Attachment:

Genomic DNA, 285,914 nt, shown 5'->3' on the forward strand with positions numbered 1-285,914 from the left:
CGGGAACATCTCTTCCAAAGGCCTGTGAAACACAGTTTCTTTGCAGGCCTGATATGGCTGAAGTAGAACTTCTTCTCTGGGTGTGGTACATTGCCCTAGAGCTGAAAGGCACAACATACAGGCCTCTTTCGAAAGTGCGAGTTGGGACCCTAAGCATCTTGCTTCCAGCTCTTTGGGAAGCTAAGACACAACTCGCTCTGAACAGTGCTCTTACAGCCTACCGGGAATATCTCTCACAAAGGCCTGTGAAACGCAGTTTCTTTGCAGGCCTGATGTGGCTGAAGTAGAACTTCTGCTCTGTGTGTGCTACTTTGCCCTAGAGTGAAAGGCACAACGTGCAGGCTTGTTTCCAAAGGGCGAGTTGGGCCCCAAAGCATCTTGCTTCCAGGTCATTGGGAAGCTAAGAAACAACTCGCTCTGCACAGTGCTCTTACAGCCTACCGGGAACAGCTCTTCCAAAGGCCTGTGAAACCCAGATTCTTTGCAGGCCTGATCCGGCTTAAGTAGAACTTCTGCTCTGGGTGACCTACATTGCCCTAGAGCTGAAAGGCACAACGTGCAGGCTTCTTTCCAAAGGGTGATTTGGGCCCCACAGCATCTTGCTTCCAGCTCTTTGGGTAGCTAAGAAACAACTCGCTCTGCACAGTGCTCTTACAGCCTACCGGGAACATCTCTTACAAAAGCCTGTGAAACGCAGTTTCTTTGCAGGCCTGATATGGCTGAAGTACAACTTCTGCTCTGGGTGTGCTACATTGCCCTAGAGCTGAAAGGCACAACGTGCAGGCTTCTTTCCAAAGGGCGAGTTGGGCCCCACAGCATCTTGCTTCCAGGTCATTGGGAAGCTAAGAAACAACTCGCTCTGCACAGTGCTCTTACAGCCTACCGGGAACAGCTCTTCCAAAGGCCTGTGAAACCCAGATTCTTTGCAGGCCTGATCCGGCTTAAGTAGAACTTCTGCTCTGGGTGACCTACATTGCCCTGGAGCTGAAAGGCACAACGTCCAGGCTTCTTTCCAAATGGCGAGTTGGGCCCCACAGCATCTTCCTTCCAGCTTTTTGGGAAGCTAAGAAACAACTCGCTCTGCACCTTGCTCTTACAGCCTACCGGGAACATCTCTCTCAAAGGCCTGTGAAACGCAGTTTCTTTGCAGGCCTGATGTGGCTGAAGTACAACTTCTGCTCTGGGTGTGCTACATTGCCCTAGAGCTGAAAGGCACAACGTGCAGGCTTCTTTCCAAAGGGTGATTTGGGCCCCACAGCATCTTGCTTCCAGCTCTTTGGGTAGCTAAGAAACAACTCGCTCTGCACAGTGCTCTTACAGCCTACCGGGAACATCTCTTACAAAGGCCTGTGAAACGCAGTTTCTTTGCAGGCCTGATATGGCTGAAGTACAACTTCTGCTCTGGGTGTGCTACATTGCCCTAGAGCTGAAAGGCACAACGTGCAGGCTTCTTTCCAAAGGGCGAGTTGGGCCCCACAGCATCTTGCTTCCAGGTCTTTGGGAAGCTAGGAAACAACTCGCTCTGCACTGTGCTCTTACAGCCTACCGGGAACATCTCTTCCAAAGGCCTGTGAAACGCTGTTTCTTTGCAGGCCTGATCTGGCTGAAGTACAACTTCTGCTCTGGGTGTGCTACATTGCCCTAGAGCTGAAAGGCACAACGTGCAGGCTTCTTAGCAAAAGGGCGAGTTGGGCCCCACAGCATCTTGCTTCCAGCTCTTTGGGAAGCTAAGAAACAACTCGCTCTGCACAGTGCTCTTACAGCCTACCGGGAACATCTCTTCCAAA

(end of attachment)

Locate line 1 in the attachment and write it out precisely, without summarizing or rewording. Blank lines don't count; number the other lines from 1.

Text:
Genomic DNA, 285,914 nt, shown 5'->3' on the forward strand with positions numbered 1-285,914 from the left: